Another common objection to the doctrine of unconditional election is the issue of fairness. Many evangelicals, including myself back in my Arminian days, object to the notion by arguing that it is unfair that God intentionally elected only some people and not others. There are two main problems with this objection; first, it is casting the blame on God for being unjust in His sovereign choice, which is ridiculous since righteousness and justice are the foundation of His throne (Psalm 89:14). Secondly, God elects us not on the basis of “fairness”, but solely out of His love and grace. The question we should be asking ourselves is not, “Why did God choose some but not others?”, but “Why did God choose anyone at all?” As the apostle Paul wrote:

“What shall we say then? There is no injustice with God, is there? May it never be! For He says to Moses, ‘I will have mercy on whom I have mercy, and I will have compassion on whom I have compassion.’ So then it does not depend on the man who wills or the man who runs, but on God who has mercy. For the Scripture says to Pharaoh, ‘For this very purpose I raised you up, to demonstrate My power in you, and that My name might be proclaimed throughout the whole earth.’ So then He has mercy on whom He desires, and He hardens whom He desires. You will say to me then, ‘Why does He still find fault? For who resists His will?’ On the contrary, who are you, O man, who answers back to God? The thing molded will not say to the molder, ‘Why did you make me like this,’ will it?” (Romans 9:14-20).

Are you beginning to see the bigger picture of election according to God’s eternal decree? Once you see it in one text of Scripture, you begin to see it everywhere in the Old Testament as well as the New Testament. Next time, we will focus a bit more on God’s work of predestination as the Bible describes it.

The Christian faith is full of many wonderful doctrines that encapsulate what Scripture teaches us concerning who God is, who we are, why we are here, God’s plan of redemption, and where we are going when we die. Consider the doctrine of justification. We know from history that justification by faith was the battle cry of the Protestant reformation in the 16th century. It was a doctrine that the Roman Catholic Church detested so much that they declared it to be a damnable heresy at the Council of Trent in 1547. As fiercely decried as justification has been through the centuries, perhaps no doctrine taught in all of Scripture has been hotly debated as much as the doctrine of election. It is a controversial subject of theology not just between Protestants and Catholics, but is something that really hits home, as election is contentious even between evangelicals.

The doctrine of election is undeniably taught in Scripture, and the Spirit-inspired writers were very clear about God’s electing purposes in our salvation. So why do we see so much division in the visible body of Christ over something that is meant to be beautiful, glorious, and a great source of comfort for the Christian? To answer this question, we need to take a step back and explore what election is according to the Bible. Quite simply, to be elect is to be chosen by God. Jesus said, “You did not choose Me but I chose you, and appointed you that you would go and bear fruit…” (John 15:16). One of the more well-known passages concerning election can be found in Paul’s letter to the Ephesians where the apostle wrote, “…He chose us in Him before the foundation of the world…” (Ephesians 1:4). Election entails God choosing us for salvation in eternity past.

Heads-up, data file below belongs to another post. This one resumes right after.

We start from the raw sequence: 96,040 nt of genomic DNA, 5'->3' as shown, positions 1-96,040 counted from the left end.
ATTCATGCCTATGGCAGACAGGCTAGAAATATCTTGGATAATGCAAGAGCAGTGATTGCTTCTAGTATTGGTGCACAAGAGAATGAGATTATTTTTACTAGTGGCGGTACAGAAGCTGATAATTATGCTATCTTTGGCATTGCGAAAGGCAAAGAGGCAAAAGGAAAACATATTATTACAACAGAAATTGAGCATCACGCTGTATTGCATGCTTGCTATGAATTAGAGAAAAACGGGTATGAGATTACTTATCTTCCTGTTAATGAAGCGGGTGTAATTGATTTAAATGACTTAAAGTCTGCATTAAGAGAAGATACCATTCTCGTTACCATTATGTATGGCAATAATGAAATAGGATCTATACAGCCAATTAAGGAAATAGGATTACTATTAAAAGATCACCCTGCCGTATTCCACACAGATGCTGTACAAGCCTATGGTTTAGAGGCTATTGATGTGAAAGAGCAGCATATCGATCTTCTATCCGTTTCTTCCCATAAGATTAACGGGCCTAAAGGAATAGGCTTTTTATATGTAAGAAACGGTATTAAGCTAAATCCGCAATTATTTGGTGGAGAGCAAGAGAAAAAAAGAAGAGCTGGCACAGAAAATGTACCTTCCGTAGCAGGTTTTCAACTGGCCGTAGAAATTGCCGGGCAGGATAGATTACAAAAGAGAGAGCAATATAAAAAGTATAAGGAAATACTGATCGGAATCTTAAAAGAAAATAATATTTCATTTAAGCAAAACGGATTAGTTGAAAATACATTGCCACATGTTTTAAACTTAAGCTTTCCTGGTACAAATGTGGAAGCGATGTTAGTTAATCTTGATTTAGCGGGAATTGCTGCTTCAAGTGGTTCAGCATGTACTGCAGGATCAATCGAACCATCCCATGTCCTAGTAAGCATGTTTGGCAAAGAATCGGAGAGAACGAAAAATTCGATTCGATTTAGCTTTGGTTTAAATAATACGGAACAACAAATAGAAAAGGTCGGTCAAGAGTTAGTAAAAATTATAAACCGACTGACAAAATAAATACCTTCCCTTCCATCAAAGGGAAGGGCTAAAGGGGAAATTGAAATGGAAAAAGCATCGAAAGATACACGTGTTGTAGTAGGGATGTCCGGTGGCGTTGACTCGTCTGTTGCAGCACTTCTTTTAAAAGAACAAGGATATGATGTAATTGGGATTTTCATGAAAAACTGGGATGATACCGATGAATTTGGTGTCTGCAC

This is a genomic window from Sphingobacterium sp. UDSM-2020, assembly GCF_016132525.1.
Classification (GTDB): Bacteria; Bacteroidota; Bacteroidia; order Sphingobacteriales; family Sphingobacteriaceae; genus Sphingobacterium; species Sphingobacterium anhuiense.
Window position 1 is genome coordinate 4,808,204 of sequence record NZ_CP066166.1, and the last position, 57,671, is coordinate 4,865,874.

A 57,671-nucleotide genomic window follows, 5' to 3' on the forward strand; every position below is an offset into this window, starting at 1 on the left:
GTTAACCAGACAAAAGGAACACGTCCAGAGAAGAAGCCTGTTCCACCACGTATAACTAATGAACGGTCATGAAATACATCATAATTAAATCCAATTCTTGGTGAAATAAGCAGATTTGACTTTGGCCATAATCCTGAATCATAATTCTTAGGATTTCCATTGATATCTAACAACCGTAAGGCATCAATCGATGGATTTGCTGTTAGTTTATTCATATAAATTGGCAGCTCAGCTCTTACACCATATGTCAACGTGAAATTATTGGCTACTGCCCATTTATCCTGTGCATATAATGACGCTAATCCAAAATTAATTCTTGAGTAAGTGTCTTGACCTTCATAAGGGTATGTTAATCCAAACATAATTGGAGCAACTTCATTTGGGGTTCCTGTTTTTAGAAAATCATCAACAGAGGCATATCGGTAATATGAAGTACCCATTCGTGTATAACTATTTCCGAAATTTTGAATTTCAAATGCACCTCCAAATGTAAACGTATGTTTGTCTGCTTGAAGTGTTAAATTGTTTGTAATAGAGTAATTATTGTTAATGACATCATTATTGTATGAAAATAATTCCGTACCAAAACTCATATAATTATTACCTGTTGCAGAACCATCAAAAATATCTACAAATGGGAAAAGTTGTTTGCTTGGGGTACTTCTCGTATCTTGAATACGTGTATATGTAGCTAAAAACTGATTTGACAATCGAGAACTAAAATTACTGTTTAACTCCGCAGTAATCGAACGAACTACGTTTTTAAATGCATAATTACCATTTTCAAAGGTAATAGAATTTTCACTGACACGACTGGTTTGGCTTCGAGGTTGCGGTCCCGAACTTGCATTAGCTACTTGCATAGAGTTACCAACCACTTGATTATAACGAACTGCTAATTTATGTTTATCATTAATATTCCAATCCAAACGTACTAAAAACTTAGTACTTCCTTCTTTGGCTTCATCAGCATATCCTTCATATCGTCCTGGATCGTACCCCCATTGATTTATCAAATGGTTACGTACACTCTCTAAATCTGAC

Most evangelicals would not have a problem with saying that they were chosen by God. But here is where the rubber meets the road when it comes to understanding this doctrine: God did not choose us on the basis of our love for Him, or some decision or profession of faith that we made. He chose us solely on the basis of His love for us, in spite of our rebellion and enmity towards Him. Romans 9 is undoubtedly the clearest text that teaches us this truth about election. There, the apostle Paul recounts God’s electing purposes during the time of the patriarchs, and wrote these amazing words:

“For this is the word of promise: ‘At this time I will come, and Sarah shall have a son.’ And not only this, but there was Rebekah also, when she had conceived twins by one man, our father Isaac; for though the twins were not yet born and had not done anything good or bad, so that God’s purpose according to His choice would stand, not because of works but because of Him who calls, it was said to her, ‘The older will serve the younger.’ Just as it is written, ‘Jacob I loved, but Esau I hated’” (Romans 9:9-13).

There have been many objections to what this text plainly teaches, but if we approach this passage with the most basic historical-grammatical hermeneutic, we can clearly see of what the apostle is informing us. God did not choose Jacob on the basis of anything he did. In fact, the choice was already made before he and Esau were even born! When we read the account of how Jacob used trickery to steal the blessing from Esau in Genesis 27, it is all too commonplace for us to evaluate Jacob in hindsight and conclude that he was actually a pretty awful guy. Esau was no better, and we read in Genesis 25 and 27 how he despised his birthright and was willing to trade that for food, and how he was a begrudging man after Isaac gave Jacob the blessing. These men were twins both physically and spiritually: both were equally depraved, and it is truly a wonderous thing that God would choose either of them at all. But this is precisely the whole point of election: God loves us in spite of our sin because it is according to His foreknowledge of us.